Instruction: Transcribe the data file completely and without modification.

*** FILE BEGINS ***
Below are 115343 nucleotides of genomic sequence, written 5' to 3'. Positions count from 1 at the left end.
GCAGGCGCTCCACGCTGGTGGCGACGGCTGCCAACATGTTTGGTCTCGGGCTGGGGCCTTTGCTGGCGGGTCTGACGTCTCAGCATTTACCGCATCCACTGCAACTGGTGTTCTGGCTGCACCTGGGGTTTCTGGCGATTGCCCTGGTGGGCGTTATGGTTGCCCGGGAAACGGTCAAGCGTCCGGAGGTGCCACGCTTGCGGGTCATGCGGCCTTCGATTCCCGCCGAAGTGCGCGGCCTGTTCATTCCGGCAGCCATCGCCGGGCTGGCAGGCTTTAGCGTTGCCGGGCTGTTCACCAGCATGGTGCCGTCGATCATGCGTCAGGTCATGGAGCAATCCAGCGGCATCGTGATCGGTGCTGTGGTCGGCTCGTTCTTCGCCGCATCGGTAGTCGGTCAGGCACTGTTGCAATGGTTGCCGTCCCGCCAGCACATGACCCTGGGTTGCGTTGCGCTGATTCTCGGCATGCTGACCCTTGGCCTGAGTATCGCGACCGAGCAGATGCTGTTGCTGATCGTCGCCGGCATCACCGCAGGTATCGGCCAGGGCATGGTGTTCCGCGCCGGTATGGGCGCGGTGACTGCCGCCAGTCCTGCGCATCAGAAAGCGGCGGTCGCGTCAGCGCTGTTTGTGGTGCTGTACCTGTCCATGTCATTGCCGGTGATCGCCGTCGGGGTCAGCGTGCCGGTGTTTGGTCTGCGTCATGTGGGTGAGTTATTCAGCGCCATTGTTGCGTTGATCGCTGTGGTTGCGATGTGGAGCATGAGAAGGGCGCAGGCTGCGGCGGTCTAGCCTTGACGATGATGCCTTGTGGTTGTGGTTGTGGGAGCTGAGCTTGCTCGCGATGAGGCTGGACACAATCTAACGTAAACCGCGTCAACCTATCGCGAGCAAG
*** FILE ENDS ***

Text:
Below are 115343 nucleotides of genomic sequence, written 5' to 3'. Positions count from 1 at the left end.
GCAGGCGCTCCACGCTGGTGGCGACGGCTGCCAACATGTTTGGTCTCGGGCTGGGGCCTTTGCTGGCGGGTCTGACGTCTCAGCATTTACCGCATCCACTGCAACTGGTGTTCTGGCTGCACCTGGGGTTTCTGGCGATTGCCCTGGTGGGCGTTATGGTTGCCCGGGAAACGGTCAAGCGTCCGGAGGTGCCACGCTTGCGGGTCATGCGGCCTTCGATTCCCGCCGAAGTGCGCGGCCTGTTCATTCCGGCAGCCATCGCCGGGCTGGCAGGCTTTAGCGTTGCCGGGCTGTTCACCAGCATGGTGCCGTCGATCATGCGTCAGGTCATGGAGCAATCCAGCGGCATCGTGATCGGTGCTGTGGTCGGCTCGTTCTTCGCCGCATCGGTAGTCGGTCAGGCACTGTTGCAATGGTTGCCGTCCCGCCAGCACATGACCCTGGGTTGCGTTGCGCTGATTCTCGGCATGCTGACCCTTGGCCTGAGTATCGCGACCGAGCAGATGCTGTTGCTGATCGTCGCCGGCATCACCGCAGGTATCGGCCAGGGCATGGTGTTCCGCGCCGGTATGGGCGCGGTGACTGCCGCCAGTCCTGCGCATCAGAAAGCGGCGGTCGCGTCAGCGCTGTTTGTGGTGCTGTACCTGTCCATGTCATTGCCGGTGATCGCCGTCGGGGTCAGCGTGCCGGTGTTTGGTCTGCGTCATGTGGGTGAGTTATTCAGCGCCATTGTTGCGTTGATCGCTGTGGTTGCGATGTGGAGCATGAGAAGGGCGCAGGCTGCGGCGGTCTAGCCTTGACGATGATGCCTTGTGGTTGTGGTTGTGGGAGCTGAGCTTGCTCGCGATGAGGCTGGACACAATCTAACGTAAACCGCGTCAACCTATCGCGAGCAAG